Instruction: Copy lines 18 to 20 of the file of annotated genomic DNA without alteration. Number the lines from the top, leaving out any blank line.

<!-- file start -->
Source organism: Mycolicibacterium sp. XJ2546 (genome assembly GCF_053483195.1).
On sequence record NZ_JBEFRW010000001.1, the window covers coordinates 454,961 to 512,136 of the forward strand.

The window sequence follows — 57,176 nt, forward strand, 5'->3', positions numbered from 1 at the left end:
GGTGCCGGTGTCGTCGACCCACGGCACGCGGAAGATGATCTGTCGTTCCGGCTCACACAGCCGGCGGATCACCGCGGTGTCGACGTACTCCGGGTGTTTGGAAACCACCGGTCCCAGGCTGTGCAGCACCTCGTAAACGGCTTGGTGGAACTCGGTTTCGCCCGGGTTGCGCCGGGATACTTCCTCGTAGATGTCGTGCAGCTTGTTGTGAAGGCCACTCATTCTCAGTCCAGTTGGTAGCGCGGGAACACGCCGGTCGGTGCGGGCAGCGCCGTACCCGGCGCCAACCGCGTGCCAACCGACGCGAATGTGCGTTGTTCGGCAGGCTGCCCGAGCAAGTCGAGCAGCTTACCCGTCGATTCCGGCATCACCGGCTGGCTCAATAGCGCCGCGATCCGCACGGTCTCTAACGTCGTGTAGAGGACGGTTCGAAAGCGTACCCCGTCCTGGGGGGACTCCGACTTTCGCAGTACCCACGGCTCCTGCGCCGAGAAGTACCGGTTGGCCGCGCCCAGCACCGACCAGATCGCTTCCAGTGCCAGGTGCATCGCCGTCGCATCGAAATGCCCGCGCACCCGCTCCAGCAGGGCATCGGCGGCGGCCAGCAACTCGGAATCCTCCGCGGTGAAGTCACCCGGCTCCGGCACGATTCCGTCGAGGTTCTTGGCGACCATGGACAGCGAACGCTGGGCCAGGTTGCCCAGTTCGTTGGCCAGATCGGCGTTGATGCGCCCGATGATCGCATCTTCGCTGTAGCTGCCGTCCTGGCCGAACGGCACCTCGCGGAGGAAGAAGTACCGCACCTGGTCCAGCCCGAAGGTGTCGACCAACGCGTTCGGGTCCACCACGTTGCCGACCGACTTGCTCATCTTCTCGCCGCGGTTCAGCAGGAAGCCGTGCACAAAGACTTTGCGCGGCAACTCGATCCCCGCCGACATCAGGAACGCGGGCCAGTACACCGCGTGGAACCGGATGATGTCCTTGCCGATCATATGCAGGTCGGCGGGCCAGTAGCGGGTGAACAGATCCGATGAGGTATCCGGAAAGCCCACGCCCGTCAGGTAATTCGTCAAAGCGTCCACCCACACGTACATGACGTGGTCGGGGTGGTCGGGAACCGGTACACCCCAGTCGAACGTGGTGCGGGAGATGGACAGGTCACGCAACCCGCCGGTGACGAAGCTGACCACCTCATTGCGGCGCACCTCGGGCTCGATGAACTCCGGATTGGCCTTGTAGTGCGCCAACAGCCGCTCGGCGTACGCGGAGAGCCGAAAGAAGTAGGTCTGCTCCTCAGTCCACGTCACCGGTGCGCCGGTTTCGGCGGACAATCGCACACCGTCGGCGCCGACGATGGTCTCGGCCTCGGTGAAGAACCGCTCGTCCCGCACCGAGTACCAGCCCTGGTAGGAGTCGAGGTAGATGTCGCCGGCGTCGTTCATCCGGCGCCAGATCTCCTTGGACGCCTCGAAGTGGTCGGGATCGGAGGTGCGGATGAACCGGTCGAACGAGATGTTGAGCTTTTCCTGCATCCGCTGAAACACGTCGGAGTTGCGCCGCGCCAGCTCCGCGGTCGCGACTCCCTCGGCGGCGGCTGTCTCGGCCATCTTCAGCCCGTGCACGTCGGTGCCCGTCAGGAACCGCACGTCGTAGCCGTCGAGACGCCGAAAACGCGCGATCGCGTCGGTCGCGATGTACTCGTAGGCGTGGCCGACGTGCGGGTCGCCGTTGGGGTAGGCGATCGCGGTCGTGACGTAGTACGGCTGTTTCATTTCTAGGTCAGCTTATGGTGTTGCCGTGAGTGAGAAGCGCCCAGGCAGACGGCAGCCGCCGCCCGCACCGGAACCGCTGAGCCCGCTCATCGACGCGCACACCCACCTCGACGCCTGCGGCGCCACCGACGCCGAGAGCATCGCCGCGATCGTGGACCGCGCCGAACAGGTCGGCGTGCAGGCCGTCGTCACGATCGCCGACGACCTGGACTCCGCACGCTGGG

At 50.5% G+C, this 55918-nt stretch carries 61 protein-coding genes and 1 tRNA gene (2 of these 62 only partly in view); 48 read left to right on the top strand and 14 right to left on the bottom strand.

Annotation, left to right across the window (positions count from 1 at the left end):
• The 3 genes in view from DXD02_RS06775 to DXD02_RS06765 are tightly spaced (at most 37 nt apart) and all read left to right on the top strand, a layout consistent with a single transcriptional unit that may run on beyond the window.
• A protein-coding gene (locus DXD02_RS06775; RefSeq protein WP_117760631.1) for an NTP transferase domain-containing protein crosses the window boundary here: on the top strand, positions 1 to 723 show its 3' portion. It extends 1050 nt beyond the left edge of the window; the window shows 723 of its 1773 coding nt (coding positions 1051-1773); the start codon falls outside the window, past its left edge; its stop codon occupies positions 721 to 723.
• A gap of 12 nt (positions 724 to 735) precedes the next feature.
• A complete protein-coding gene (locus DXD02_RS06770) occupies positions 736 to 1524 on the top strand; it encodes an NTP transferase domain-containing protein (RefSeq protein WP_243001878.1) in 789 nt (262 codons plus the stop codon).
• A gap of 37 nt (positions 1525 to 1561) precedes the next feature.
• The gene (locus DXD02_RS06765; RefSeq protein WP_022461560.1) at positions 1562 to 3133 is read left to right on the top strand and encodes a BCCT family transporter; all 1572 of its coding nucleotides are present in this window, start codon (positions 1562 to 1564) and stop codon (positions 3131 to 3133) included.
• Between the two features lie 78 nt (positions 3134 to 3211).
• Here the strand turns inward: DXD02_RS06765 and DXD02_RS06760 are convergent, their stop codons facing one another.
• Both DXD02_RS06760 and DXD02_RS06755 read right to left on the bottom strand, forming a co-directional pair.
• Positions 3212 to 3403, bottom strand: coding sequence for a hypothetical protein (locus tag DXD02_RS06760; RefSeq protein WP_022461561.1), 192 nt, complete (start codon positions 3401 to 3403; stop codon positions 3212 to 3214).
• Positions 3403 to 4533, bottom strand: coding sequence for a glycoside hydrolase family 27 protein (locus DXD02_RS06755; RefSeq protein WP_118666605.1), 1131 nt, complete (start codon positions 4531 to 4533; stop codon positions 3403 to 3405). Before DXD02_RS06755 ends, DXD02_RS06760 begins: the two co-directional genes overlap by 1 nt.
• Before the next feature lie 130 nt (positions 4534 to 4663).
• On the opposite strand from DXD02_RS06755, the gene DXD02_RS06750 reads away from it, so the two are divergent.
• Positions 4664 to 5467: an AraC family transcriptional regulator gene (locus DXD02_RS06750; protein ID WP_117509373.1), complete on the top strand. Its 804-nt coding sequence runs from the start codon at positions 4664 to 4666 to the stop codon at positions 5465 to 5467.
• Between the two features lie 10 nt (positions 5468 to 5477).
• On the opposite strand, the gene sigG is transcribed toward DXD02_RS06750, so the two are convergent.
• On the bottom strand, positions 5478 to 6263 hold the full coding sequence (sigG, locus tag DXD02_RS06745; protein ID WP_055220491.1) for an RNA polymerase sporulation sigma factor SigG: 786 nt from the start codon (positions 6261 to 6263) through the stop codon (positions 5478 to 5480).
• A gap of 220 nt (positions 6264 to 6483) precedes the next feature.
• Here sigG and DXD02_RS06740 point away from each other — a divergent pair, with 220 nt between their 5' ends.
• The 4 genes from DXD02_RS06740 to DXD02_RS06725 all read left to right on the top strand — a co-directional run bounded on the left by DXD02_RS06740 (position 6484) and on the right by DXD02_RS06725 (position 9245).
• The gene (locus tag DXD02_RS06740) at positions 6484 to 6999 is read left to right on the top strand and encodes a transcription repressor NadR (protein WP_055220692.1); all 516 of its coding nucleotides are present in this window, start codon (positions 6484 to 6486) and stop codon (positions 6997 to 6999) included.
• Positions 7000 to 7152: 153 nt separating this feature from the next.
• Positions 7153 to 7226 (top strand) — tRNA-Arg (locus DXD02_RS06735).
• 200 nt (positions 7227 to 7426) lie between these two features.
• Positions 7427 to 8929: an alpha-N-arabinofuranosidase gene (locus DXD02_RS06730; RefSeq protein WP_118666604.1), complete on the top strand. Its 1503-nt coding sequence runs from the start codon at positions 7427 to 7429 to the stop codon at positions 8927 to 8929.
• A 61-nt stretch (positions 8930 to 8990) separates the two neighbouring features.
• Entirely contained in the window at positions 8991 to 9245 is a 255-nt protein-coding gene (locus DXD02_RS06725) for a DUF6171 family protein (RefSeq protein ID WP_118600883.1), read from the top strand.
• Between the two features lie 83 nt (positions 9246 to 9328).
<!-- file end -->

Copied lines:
• Before the next feature lie 130 nt (positions 4534 to 4663).
• On the opposite strand from DXD02_RS06755, the gene DXD02_RS06750 reads away from it, so the two are divergent.
• Positions 4664 to 5467: an AraC family transcriptional regulator gene (locus DXD02_RS06750; protein ID WP_117509373.1), complete on the top strand. Its 804-nt coding sequence runs from the start codon at positions 4664 to 4666 to the stop codon at positions 5465 to 5467.